About twenty years ago, while visiting the Research Department of the IMF, Guy Meredith poked his head in my office and wondered aloud whether interest differentials could reliably predict (in the right direction) subsequent exchange rate changes at horizons of three to five years. The resulting paper led in turn to production of this graph:
Figure 1: Panel beta coefficients at different horizons. Notes: up to 12 months, panel estimates for 6 currencies against US$, euro deposit rates, 1980Q1-2000Q4; 3-year results are zero-coupon yields, 1976Q1-1999Q2; 5 and 10 years, constant yields to maturity, 1980Q1-2000Q4 and 1983Q1-2000Q4 (last observation corresponds to exchange rate data). Source: Chinn (2006).
The Fama regression is:
(1) st+k – st = α + β(itk-itk*) + εt+k
Where s is the log exchange rate defined as home currency units per foreign currency unit (e.g., USD per pound for Americans); itk is the interest rate of maturity remaining k, and * denotes foreign (e.g., UK); and ε is an error term.
Properly speaking, β=1 is the joint hypothesis of uncovered interest parity and rational expectations (so that forecasting errors of the exchange rate are true innovations), but “Long Horizon Unbiasedness” wasn’t as catchy a title as “Long Horizon UIP”.
What do the data look like? Here are graphs for UK and euro area (vs. US):
Figure 2: Five year ex post annualized depreciation of dollar/pound exchange rate (higher values denote depreciation of USD) (blue), five year US-UK government bond interest differential (red). The exchange rate depreciation for 2003Q2 pertains the ex post exchange rate change from 2003Q2 to 2008Q2. Dashed line pertains to last exchange rate observation of pre-crisis sample. All data monthly average of daily data for last month of each quarter. Both interest rates constant maturity. Source: Federal Reserve via FRED, Bank of England, and author’s calculations.
Figure 3: Five year ex post annualized depreciation of dollar/euro exchange rate (higher values denote depreciation of USD) (blue), five year US-Germany government bond interest differential (red). The exchange rate depreciation for 2003Q2 pertains to the ex post exchange rate change from 2003Q2 to 2008Q2. Dashed line pertains to last exchange rate observation of pre-crisis sample. Light green denotes pre-euro area (synthetic euro data used). All data monthly average of daily data for last month of each quarter. Both interest rates constant maturity. Source: Federal Reserve via FRED, ECB, and author’s calculations.
Here are the results I obtained, for the period 1982Q1-2013Q1 (for the interest rates; the exchange rate depreciations are then 1987Q1-2018Q1). I report estimates for β for subsamples before the crisis (1982Q1-2003Q2) and after the crisis (2003Q3-2013Q1). (For an earlier re-assessment, see here; the ending depreciation is 2011Q4, so the last interest rate observation used is 2006Q4).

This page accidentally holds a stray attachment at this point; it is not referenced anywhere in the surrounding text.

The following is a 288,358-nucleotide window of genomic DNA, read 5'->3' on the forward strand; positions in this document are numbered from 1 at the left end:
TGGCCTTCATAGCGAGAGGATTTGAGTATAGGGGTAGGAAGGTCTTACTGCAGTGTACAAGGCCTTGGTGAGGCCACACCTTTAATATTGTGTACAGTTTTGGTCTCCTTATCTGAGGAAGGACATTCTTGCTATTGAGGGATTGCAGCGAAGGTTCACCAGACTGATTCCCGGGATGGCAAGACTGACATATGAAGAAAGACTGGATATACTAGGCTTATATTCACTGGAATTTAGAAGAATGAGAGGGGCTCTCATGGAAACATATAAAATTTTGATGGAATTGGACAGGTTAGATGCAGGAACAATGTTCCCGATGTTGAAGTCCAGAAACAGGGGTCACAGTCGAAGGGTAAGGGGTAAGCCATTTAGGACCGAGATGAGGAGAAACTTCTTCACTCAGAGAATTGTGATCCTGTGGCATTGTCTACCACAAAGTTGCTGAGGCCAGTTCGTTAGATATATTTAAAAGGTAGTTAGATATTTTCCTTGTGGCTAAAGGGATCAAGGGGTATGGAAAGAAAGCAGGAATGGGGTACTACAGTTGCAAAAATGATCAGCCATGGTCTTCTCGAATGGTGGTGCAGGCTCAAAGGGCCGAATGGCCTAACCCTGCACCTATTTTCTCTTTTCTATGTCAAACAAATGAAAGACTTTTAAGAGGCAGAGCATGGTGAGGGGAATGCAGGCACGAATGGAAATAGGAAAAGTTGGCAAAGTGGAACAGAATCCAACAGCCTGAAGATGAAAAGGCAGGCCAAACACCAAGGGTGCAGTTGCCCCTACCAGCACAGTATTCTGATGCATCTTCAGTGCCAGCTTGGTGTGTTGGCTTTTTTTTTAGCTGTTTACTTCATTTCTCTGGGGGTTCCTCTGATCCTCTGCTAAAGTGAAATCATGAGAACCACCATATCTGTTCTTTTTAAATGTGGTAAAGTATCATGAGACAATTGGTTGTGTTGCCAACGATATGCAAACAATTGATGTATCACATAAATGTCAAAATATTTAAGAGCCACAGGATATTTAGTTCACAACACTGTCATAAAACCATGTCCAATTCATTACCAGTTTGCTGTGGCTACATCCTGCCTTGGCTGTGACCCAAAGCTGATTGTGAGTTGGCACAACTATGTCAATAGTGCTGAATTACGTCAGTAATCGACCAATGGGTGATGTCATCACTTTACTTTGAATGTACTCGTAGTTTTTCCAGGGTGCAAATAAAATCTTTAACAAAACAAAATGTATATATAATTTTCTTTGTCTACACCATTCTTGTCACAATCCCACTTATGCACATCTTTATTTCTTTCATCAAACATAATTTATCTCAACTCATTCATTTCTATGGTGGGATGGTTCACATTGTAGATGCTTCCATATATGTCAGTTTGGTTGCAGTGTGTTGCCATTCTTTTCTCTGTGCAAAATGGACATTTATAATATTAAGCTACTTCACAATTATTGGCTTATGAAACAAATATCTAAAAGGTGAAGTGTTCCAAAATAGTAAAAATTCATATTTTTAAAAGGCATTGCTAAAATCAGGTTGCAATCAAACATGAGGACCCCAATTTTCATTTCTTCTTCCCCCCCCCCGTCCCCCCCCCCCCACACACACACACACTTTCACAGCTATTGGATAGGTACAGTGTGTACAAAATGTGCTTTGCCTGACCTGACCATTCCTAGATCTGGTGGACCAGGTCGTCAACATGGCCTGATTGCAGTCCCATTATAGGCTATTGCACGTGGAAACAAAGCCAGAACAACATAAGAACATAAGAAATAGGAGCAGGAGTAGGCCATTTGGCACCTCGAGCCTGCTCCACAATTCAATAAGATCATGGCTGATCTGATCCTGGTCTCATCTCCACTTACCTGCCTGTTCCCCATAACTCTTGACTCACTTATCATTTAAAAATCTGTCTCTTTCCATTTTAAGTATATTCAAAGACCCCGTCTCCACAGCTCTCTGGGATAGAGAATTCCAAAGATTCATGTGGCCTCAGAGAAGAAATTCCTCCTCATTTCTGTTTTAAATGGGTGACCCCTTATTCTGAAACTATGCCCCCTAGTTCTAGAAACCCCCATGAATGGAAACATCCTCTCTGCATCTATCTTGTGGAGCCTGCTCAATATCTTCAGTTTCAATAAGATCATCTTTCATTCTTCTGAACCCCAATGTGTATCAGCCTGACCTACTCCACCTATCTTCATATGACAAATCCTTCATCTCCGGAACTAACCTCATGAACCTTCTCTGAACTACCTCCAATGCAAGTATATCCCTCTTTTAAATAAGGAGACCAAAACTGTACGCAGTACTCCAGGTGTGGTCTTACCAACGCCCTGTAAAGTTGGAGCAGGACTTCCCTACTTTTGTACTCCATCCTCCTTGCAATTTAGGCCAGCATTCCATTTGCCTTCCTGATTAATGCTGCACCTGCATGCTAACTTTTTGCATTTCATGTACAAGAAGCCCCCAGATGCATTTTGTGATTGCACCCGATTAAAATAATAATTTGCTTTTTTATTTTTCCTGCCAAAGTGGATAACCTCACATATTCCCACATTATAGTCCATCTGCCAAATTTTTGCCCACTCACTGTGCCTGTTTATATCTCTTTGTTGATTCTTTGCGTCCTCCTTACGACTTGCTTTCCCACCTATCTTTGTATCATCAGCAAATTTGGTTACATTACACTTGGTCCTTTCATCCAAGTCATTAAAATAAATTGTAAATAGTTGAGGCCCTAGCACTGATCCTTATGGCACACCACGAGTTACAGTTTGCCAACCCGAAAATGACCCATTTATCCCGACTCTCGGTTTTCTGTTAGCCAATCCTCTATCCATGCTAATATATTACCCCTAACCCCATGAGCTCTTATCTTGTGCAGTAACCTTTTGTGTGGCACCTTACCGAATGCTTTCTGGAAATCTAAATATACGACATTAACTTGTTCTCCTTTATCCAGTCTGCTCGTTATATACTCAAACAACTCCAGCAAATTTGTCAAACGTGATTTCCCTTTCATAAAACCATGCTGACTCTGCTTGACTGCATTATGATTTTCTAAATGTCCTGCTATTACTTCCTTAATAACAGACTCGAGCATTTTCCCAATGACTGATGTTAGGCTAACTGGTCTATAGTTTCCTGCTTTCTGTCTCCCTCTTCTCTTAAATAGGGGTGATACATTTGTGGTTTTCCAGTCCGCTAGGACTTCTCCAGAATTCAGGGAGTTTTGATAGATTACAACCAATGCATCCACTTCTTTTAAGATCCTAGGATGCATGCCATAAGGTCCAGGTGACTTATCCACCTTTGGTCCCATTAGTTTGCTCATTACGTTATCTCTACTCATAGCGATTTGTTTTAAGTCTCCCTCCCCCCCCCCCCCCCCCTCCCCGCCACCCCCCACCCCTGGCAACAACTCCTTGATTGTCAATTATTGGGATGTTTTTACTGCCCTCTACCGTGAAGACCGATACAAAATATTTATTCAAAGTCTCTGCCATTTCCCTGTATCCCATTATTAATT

Figure 4: β estimate from equation (1), where t+k is t+20 where frequency is quarterly. Sample period pertains to interest rate data. *** denotes significant difference from unbiasedness value of 1 using HAC robust standard errors. Early euro β estimate incorporates synthetic euro data; late euro β is from a regression including Spain-Germany 10 year spread. Source: author’s calculations.
The euro coefficient in the latter period is negative in the basic specification. UIP relies on default rates that are equal across debt instruments. During the 2010-13 period, sovereign rates for GIIPS countries included some default risk, which would have influenced the exchange rate (recall, we are using German bund yields). Hence, I included the Spanish-German ten year spread to account for this factor, and the reported β estimate reflects this modification.
It would be nice to report that either there were big changes — or no big changes — in long horizon UIP (more correctly long horizon unbiasedness). However, the results are better characterized as ambiguous. For the dollar-pound rate, the point estimate changes substantially; however the degree of imprecision particularly in the latter period means that one can’t reject the null of unity in either case. In addition, one could not reject the null hypothesis the slope coefficient was the same across both periods (although one could reject the null that the constant was the same across both samples). This could merely reflect the low power of the test, when there are relatively few independent observations (recall there are only two completely non-overlapping five year periods in the later subsample, for instance — this is the drawback of using long horizon data).
For the euro, we are hampered by the short sample period (the euro only comes into existence in 1999) and the complications associated with the euro area crisis. I use synthetic euro data to extend the sample, and incorporate the spread variable. A comparison then suggests little change, with the coefficient positive, but significantly different from 1.
In sum, it seems the dollar-pound results are more representative, and indicate continued long horizon UIP. Of course, this is less surprising, in a way, in the latter period given the discussion of the fact that at the short horizon, interest rate point in the right direction for subsequent exchange rate changes, as documented by Bussiere, Chinn, Ferrara and Heipertz (discussed in this post, and this post.)